Needing to choose a book to read and reflect upon for a literature project in his Grade 5 class, I was surprised and delighted when the boy asked to borrow The Hobbit. Other than some pathetic attempts to conquer Lego: Lord of the Rings on the Play Station, we haven’t really done much Tolkien in the family home. Ms Connection is no fan of the fantasy genre and the boy has been obsessed with Star Wars for over a year. There is doubtless some kind of cosmic balance to all this, as I did serious time in Middle Earth back in the seventies, a story scheduled to wander into blog Mirkwood very soon.
That the young scion enjoyed the book tickled me no end, and had me rushing for musical references that I could inflict on the household. Proceeding chronologically (literature-wise), this begins with Bilbo’s first adventure and a Melbourne born, Sydney-based musician, composer, soundtrack creator and band leader named John Sangster.
By the time trad-jazzer Sangster released his first album under his own name in 1967, he had been a respected figure in the Australian jazz community for more than fifteen years. Starting out on trombone with Graeme Bell and his Australian Jazz Band, Sangster moved to cornet then, perhaps less obviously, drums. Towards the end of the fifties he took up the vibraphone, an instrument combining percussive attack with melodic capabilities, and explored this instrument throughout the rest of his career.
Sangster was a prolific composer and arranger as well as performer, releasing sixteen albums between 1967 and 1980. The most significant single chunk of work within this catalogue are the Tolkien-Inspired albums, beginning with The Hobbit Suite, released on Swaggie in early 1974.
Swaggie was an Australian label specialising in jazz with strong ‘traditional’ roots. I remember the LPs well from my early years at Max Rose Electronics, mainly because the music seemed like old fogey’s jazz and the covers were production-line naff. But in 1974 I would have bought a record of yodeling if it had Lord of the Rings connections, so I placed a copy of John Sangster’s album on lay-by and, after shaving a couple of dollars from my Friday night / Saturday morning pay for a few weeks, took it home, determined to like it.
Opening track ‘Stomping under the hill’ has a bright melody and trad roots revealed in the brass/woodwind parts and the interplay between musicians (including a washboard player). ‘Belladonna Took’ provides a perky follow-up, also demonstrating the tenuous relationship between album and book. I mean, Belladonna Took? Scarcely a key figure in the stories. Sangster’s cover notes, however, make it abundantly clear this is no literal interpretation of the book nor attempt at story-telling. He calls the music ‘simply an expression of my reactions and feelings regarding some of the places and characters in The Hobbit… some sound pictures; a suite of music very subliminally to do with the (book)’.
There are mysterious percussive sounds and a watery feel to parts of ‘Gollum’ that I like. As with ‘Spiders and flies’ (a slow-swinging blues), the tinkling chinking ‘Smaug’s lair’ and the bluesy ‘A lament for Thorin’, these more reflective pieces evoke scenes more in keeping with my ideas of Middle Earth. Elsewhere it is often just too trad-jazz based for deep enjoyment, at least to my young ears. That’s what I found back then and as I listened this week; not much has changed except the age of my organs of hearing.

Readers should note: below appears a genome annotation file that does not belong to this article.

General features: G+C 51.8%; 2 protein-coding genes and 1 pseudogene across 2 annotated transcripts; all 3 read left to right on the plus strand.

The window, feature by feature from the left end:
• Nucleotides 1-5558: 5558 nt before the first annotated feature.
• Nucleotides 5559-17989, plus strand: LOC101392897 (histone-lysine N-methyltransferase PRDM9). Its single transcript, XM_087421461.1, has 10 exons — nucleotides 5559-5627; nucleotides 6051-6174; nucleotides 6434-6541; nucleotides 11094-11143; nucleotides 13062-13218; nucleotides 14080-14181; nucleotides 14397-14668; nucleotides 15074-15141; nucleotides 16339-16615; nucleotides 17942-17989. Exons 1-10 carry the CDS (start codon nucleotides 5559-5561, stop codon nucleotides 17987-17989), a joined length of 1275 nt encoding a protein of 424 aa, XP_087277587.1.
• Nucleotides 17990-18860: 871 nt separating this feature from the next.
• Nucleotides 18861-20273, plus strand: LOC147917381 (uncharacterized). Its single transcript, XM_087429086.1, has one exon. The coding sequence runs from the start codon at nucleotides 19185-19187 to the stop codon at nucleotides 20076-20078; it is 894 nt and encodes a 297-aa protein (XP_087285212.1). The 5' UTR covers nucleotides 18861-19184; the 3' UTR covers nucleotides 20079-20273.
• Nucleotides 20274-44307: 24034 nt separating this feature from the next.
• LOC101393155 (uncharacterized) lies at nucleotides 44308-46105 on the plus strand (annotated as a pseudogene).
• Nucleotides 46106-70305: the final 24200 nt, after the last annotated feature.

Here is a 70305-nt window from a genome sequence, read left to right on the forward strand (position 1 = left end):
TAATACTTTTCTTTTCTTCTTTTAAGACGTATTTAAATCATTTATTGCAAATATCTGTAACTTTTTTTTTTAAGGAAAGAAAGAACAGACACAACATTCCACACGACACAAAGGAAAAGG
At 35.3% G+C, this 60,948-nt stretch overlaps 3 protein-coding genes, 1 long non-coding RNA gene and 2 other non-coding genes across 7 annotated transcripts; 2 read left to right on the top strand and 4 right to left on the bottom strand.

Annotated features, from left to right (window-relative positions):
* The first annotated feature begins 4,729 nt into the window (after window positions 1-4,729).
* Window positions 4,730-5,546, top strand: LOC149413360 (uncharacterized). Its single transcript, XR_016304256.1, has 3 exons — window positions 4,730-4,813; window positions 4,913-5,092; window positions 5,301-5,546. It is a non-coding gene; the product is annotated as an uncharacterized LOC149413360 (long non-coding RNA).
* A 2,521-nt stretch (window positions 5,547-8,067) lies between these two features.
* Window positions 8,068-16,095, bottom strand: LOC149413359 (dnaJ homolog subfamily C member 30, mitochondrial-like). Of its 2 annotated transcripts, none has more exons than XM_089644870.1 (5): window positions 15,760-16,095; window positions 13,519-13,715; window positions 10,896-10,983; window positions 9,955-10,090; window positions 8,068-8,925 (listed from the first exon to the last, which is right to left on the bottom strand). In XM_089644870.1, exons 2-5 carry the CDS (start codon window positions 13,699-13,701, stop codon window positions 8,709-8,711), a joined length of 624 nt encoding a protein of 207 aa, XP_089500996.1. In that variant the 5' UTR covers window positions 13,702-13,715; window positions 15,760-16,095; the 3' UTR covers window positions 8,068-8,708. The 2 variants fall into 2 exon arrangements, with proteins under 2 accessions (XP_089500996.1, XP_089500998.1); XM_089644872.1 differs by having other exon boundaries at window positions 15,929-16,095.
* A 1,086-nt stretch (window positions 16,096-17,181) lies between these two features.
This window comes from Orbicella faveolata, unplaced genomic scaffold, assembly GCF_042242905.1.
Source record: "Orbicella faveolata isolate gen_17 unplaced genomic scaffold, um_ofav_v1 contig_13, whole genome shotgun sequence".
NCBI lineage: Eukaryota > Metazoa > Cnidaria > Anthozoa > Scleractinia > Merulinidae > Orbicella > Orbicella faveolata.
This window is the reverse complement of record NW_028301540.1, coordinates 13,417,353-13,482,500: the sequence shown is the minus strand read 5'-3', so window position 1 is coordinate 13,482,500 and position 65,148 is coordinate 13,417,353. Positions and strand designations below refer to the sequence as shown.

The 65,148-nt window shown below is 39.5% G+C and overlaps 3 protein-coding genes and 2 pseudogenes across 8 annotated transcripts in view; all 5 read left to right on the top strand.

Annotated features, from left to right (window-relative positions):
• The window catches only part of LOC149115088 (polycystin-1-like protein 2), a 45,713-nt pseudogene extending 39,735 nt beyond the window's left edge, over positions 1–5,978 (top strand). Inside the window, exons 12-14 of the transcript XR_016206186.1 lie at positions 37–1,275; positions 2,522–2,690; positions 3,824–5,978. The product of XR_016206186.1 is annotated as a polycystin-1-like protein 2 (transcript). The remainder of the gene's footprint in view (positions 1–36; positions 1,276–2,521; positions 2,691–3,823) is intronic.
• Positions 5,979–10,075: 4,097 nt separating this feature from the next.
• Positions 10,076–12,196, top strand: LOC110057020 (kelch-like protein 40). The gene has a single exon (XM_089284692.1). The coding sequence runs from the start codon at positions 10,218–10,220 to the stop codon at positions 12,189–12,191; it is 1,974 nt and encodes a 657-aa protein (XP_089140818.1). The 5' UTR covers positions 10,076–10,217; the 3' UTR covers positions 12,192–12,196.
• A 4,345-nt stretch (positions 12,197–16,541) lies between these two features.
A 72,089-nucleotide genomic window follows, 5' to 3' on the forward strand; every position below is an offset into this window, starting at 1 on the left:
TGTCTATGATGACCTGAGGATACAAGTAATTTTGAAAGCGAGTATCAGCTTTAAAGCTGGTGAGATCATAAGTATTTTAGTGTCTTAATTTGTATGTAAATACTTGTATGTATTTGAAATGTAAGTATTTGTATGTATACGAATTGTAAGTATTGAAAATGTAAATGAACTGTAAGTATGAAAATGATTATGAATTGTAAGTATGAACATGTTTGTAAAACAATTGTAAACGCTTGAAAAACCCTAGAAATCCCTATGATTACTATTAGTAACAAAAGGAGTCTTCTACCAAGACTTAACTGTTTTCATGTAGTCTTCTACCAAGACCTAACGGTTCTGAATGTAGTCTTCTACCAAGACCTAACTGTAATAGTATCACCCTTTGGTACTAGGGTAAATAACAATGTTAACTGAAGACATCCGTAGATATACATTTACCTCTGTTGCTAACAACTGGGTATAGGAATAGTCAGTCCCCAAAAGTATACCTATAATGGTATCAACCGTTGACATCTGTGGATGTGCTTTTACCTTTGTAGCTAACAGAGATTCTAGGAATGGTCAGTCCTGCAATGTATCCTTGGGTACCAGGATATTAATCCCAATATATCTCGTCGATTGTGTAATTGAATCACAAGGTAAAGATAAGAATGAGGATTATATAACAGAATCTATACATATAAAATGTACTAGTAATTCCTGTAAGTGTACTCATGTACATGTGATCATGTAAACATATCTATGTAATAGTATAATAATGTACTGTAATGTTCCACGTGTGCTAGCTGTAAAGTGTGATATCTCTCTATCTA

The playing is excellent, mind you. And the pieces are neatly constructed and arranged, sometimes with pleasant little surprises built in. Late in ‘Gandalf the Whiz’, for example, there is a terrific ascending brass/clarinet section over the top of tinkling vibes and percussion —a spell is being cast! It sounds great. The waistcoat-and-straw-boater feel returns for the finale, of course.
The composer’s melodic sense shines through every piece. Mellifluous closer ‘Rivendell’ is exactly what you would want the combo at Elrond’s Bar and Grill to sound like as the setting sun casts yellow-orange jewels across the River Bruinen and you kick back with an Elvish mint julep.
In 1977 Sangster visited the hobbits again, this time in the company of fellow-vibraphone player Alan Lee who liked the original pieces so much he transcribed them for concert performances in Melbourne. The two mallet-wielders convened in Sydney in April ‘77 to record Double Vibes: Hobbit (which for two decades I thought of as Double Hobbit Vibes, possibly because Lee looks rather hobbit-like and John Sangster has a fantastical beard). This smaller group —no clarinet or trumpet; just piano, bass drums— has a looser, more ‘modern’ feel. The pieces are still paintings rather than storyboards, and often just an excuse for a blow, as revealed in titles like ‘Bilbo nods off’ or ‘Hobbits’ happy holiday habits’, but if you enjoy mallet instruments (and I do), this second Hobbit record is a bit easier to access.
You might think that two LPs of hobbit-inspired jazz was enough, but you could not be more wrong. Mr Sangster was not done with Professor Tolkien, not by a long shot*.
Nor are we.
John Sangster – The Hobbit Suite [Swaggie Records, 1974]
John Sangster & Alan Lee – Double Vibes: Hobbit [Swaggie Records, 1977]
John Sangster – The Hobbit Suite and Selections from Double Hobbit Vibes [Swaggie CD, 2002]
* John Sangster’s music will make a return visit in a few weeks. In the meantime, the next post isn’t really about music at all.